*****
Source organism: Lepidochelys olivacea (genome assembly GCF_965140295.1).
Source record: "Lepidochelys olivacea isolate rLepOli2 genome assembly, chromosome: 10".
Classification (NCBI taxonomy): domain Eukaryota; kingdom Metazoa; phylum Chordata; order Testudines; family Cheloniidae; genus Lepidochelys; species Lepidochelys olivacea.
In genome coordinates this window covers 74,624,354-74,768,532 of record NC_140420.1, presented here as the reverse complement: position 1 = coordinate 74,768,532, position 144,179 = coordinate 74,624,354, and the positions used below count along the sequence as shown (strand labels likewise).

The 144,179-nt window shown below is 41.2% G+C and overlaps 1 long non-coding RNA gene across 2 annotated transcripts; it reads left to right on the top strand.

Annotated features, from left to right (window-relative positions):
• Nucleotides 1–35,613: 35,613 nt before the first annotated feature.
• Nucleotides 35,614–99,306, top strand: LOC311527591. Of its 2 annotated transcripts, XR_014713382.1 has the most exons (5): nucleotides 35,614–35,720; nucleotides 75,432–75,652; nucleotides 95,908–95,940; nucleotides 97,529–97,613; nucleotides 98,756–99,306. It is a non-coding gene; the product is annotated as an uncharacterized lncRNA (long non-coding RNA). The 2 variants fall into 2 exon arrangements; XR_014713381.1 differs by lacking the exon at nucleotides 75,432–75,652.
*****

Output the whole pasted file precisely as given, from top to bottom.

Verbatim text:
Source organism: Lepidochelys olivacea (genome assembly GCF_965140295.1).
Source record: "Lepidochelys olivacea isolate rLepOli2 genome assembly, chromosome: 10".
Classification (NCBI taxonomy): domain Eukaryota; kingdom Metazoa; phylum Chordata; order Testudines; family Cheloniidae; genus Lepidochelys; species Lepidochelys olivacea.
In genome coordinates this window covers 74,624,354-74,768,532 of record NC_140420.1, presented here as the reverse complement: position 1 = coordinate 74,768,532, position 144,179 = coordinate 74,624,354, and the positions used below count along the sequence as shown (strand labels likewise).

The 144,179-nt window shown below is 41.2% G+C and overlaps 1 long non-coding RNA gene across 2 annotated transcripts; it reads left to right on the top strand.

Annotated features, from left to right (window-relative positions):
• Nucleotides 1–35,613: 35,613 nt before the first annotated feature.
• Nucleotides 35,614–99,306, top strand: LOC311527591. Of its 2 annotated transcripts, XR_014713382.1 has the most exons (5): nucleotides 35,614–35,720; nucleotides 75,432–75,652; nucleotides 95,908–95,940; nucleotides 97,529–97,613; nucleotides 98,756–99,306. It is a non-coding gene; the product is annotated as an uncharacterized lncRNA (long non-coding RNA). The 2 variants fall into 2 exon arrangements; XR_014713381.1 differs by lacking the exon at nucleotides 75,432–75,652.